Donors and Surrogates FAQ



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Q: What assisted reproductive options are available?

When a couple needs reproductive assistance, a pregnancy can be achieved with a couple's own eggs and sperm, or with donor eggs, sperm, or embryos. In addition, a pregnancy may be carried by an egg donor (traditional surrogate) or by another woman with no genetic relationship to the baby (gestational carrier). One of the methods used to overcome infertility by couples, such as in-vitro fertilization, may be an option for achieving pregnancy with the help of a donor or a surrogate.

We strongly recommend that, if a donor or surrogate is involved, you seek the advice of legal counsel, so that you understand your legal rights and obligations throughout this complex and emotional process.


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Q: What is an egg donor?

Donor eggs may be an option for women with a uterus who are unlikely or unable to conceive with their own eggs. Egg donors undergo very similar medical and genetic screening as sperm donors. After a donor is selected, the recipient (the woman who will receive the eggs) has the eggs placed in her uterus, after they are fertilized. If an egg donor is used, the recipient will not be genetically related to the child, but she will carry the pregnancy and give birth.

We strongly recommend consulting an experienced attorney prior to becoming involved in the egg donation process, so that you understand the rights and responsibilities that come with your involvement.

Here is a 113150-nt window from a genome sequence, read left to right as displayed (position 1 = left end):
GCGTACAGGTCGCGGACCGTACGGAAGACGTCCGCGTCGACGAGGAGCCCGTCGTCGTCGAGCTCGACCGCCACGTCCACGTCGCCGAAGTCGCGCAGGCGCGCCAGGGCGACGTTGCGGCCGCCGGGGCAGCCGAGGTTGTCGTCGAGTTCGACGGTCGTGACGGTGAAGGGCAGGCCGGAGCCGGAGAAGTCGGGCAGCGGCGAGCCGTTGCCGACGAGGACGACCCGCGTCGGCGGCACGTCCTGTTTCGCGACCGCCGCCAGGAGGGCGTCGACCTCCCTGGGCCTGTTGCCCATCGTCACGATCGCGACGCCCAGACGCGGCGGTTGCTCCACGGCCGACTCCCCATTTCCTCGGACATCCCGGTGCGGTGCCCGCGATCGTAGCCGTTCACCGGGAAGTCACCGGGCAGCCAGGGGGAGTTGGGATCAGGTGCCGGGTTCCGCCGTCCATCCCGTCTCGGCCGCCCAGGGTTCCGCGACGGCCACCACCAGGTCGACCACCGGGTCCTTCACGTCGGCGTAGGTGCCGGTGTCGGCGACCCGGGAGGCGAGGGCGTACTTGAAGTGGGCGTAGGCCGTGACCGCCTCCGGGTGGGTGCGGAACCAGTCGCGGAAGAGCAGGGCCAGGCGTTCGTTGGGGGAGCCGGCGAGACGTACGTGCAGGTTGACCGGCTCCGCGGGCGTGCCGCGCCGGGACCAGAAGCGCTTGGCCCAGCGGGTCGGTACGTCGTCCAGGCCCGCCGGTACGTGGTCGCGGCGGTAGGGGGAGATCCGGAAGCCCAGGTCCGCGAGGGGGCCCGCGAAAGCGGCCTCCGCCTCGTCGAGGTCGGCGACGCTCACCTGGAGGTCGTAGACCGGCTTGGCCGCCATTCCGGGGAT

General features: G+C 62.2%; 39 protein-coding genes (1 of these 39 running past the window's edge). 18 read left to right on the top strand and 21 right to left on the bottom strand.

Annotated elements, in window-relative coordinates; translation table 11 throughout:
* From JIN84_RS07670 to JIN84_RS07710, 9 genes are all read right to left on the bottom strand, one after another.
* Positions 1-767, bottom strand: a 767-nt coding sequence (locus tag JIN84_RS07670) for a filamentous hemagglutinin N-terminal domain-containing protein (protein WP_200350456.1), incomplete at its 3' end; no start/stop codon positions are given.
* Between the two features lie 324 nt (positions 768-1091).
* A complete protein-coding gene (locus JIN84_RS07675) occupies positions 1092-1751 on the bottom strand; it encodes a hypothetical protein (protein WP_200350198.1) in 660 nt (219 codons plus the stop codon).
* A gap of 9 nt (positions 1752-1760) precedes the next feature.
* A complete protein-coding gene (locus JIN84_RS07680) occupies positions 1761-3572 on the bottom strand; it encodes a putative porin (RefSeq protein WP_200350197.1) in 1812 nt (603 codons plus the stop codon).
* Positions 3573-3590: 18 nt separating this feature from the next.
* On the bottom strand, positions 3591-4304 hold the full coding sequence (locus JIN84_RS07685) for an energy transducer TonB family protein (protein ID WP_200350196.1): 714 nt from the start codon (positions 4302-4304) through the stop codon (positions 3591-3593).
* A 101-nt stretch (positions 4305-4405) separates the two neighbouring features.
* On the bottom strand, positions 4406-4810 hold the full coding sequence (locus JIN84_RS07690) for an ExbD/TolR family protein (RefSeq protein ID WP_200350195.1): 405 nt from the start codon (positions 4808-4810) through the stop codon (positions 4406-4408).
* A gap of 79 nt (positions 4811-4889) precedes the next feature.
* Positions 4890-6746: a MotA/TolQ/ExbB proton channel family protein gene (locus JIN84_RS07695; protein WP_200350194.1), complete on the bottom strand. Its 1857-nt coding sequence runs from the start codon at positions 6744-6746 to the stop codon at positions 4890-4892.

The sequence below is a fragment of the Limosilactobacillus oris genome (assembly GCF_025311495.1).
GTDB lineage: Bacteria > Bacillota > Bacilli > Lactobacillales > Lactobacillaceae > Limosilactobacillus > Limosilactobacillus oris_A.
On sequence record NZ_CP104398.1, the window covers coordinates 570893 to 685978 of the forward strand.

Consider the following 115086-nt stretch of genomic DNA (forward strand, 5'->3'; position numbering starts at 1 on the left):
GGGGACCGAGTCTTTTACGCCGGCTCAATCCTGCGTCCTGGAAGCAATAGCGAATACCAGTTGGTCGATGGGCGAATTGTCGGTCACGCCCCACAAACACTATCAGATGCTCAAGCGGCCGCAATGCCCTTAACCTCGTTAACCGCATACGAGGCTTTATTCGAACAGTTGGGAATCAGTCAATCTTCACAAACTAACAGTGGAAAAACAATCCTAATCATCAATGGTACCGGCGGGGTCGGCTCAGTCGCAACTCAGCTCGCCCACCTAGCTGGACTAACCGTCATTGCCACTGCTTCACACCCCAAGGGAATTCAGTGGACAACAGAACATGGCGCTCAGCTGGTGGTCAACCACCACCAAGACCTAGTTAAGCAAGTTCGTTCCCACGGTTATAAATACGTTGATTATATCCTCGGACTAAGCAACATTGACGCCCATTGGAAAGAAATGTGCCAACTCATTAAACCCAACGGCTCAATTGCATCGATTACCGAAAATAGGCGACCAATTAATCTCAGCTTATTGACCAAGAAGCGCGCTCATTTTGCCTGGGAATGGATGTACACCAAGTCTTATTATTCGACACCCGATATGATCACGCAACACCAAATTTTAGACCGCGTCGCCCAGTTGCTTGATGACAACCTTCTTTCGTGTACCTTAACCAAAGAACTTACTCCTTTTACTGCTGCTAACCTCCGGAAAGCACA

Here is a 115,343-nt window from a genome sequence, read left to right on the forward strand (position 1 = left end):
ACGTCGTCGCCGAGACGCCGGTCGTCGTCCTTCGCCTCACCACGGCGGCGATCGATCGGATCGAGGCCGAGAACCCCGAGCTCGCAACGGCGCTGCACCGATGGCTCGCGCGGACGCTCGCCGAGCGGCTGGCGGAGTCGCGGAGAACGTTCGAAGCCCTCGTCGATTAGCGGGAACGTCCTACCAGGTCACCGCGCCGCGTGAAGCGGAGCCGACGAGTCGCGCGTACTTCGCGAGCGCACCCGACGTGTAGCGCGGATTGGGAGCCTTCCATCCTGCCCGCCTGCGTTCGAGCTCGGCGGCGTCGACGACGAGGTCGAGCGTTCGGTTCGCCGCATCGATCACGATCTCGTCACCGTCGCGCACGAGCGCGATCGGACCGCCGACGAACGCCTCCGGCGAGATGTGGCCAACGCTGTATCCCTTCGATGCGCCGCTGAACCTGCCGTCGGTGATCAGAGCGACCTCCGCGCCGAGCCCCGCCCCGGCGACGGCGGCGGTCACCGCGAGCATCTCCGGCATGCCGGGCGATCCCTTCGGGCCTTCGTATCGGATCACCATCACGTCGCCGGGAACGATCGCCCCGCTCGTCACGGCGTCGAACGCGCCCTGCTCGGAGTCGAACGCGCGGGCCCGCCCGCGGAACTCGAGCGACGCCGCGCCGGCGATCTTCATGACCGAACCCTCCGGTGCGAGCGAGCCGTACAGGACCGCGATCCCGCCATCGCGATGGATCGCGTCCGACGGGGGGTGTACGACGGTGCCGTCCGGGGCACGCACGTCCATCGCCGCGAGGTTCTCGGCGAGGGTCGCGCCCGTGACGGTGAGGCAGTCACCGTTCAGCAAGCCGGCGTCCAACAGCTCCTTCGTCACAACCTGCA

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Q: What is a sperm donor?

Typically, a sperm donor is obtained from a sperm bank. Sperm donors undergo considerable medical and genetic testing, and are tested for infectious diseases. Sperm banks keep sperm frozen and quarantined for six months, after which time the donor is re-tested for infectious diseases before being released for use. Donor sperm may be used for insemination or in some of the other methods used to overcome infertility.

A consultation with a lawyer is highly recommended so that you understand any rights or responsibilities that a sperm donor might have.


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Q: What is a donor embryo?

When both the man and woman in a couple are infertile, an egg donor and a sperm donor can be used to create a donor embryo, which can then either be carried during pregnancy by the recipient or a surrogate.

We strongly recommend consulting with an experienced attorney prior to becoming involved in the embryo donation process, so that you understand your rights and responsibilities that come with your involvement.


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Q: What is a traditional surrogate?

A pregnancy may be carried by the egg donor, called a traditional surrogate. Pregnancy may be achieved in the surrogate through insemination or one of the other methods used to overcome infertility. A surrogate will then always be biologically related to the child.

We strongly recommend consulting an experienced attorney if you plan on using or serving as a traditional surrogate, so that you understand your rights and responsibilities throughout the process.


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Q: What is a gestational surrogate?

A pregnancy may be carried by another woman who has no genetic relationship to the child, called a gestational surrogate. In this instance, the eggs are removed from the infertile woman, fertilized with her spouse’s sperm, and placed into the gestational carrier's uterus. (This process usually involves in-vitro fertilization.) The gestational carrier will then not be genetically related to the child.

We strongly recommend consulting an experienced attorney if you plan on using or serving as a gestational surrogate, so that you understand your rights and responsibilities throughout the process.